Welcome To The Land Of Oz, An Eerily Abandoned Wizard Of Oz Theme Park
The Wizard of Oz is a staple of many people’s childhoods. The story was initially released in 1939, and it’s a fantastic tale of an eccentric party led by Dorothy through the magical land of Oz. It’s spawned multiple movies and merchandise, as well as theme parks.
While The Land of Oz might have seemed like a good idea at one point, it’s since been abandoned and seems much less so now. The theme park is located in Beech Mountain, California and it likely wasn’t intended to look so creepy. We can’t imagine it appearing light and fun, even when it was open.
It first opened in 1970 and was fully operational until it’s downturn in 1980. Now it opens on weekends during the summer months and for special events throughout the year.
While the Yellow Brick Road is a famous part of the Wizard of Oz, this one could almost be called the Yellow Brick Road of Doom with its ominous appearance. The yellow color on the bricks can’t even be visually perceived as gold, which is not a strong point in its favor.
Since it’s inception, a large number of the 44,000 total bricks have been stolen. Somewhere, someone is constructing their own miniature version of the Yellow Brick Road. Maybe they’ll have the good sense to paint the bricks the right color first.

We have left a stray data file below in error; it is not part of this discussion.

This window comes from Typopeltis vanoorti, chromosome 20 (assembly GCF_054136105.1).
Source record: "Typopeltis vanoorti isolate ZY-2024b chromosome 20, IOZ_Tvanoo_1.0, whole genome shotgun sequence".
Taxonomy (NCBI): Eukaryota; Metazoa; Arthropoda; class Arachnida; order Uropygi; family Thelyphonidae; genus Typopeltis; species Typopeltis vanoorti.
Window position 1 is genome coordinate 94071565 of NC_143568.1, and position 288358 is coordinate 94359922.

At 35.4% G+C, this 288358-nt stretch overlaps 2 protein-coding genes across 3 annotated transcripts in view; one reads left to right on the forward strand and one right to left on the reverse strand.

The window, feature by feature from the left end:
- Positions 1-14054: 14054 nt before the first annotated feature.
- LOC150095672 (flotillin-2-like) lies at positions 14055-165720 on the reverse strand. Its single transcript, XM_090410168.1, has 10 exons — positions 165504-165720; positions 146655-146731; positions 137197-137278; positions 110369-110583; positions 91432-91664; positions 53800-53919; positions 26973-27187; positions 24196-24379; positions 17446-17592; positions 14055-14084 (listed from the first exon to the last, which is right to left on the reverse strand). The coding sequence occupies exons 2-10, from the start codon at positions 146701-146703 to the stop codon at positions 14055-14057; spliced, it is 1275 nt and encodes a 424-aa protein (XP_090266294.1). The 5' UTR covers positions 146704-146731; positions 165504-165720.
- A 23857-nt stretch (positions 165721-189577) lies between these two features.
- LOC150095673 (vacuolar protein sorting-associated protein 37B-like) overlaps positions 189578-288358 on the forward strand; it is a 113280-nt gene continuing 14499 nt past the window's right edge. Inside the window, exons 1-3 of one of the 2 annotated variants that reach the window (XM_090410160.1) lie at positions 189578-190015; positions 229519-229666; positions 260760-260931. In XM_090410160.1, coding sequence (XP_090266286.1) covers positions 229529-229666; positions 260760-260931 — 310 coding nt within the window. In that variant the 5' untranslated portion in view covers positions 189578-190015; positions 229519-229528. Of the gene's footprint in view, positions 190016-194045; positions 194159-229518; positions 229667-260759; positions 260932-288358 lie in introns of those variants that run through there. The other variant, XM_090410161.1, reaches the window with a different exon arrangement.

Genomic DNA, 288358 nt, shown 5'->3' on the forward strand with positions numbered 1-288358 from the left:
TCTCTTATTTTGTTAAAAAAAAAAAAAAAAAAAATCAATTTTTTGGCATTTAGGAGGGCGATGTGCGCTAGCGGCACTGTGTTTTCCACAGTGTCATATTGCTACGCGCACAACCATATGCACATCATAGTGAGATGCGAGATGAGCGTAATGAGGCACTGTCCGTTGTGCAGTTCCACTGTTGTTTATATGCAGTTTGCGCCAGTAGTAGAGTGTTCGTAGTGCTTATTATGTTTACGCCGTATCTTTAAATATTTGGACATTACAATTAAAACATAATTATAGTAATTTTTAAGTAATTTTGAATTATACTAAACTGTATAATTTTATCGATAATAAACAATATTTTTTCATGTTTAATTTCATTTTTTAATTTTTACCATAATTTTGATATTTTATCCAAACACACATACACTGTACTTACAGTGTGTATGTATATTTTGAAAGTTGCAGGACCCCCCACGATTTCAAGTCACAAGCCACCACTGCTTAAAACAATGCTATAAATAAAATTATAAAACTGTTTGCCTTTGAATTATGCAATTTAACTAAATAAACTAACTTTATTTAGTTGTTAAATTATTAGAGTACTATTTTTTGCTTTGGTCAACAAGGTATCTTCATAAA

Auntie Em’s Kansas Abode was another treasured part of the Oz story, but here it appears to be much more rocky and overall dissimilar in comparison to the movie version. Another strike against the Land of Oz!
Tributes to the main characters in the story are littered throughout the park, but if they look anything like this lion statue then we’re not a fan. You’d think they would’ve taken a page from Disney and used a person in a cowardly lion suit instead. This statue is simultaneously creepy and lame.
Instead of awesome flying monkeys, they have these antiquated relic statues. We’d much prefer flying monkeys, and the general public would likely agree.
Although the park has been overcome with age and lack of maintenance, the creep trees remain and appear intact. The tree reminds us of the Ents from Lord Of The Rings, and perhaps that would’ve been a much better idea to begin with. It certainly would’ve suited the landscape better.
Correct us if we’re wrong, but wasn’t Emerald City supposed to be pretty epic? This is most certainly not epic and instead appears to be some kind of lame, rock castle well-suited for children. This was probably the one thing that should not have been cheaped out on.
Despite all of its flaws, the Land of Oz is still probably worth checking out. If nothing more, it’ll be a welcome walk down nostalgia lane and likely bring back some treasured memories from childhood. Maybe someday someone will take it upon themselves to do the Land of Oz justice with a fully-tooled, no expense spared amusement park. Until then, we have this cheap lookalike to keep us content.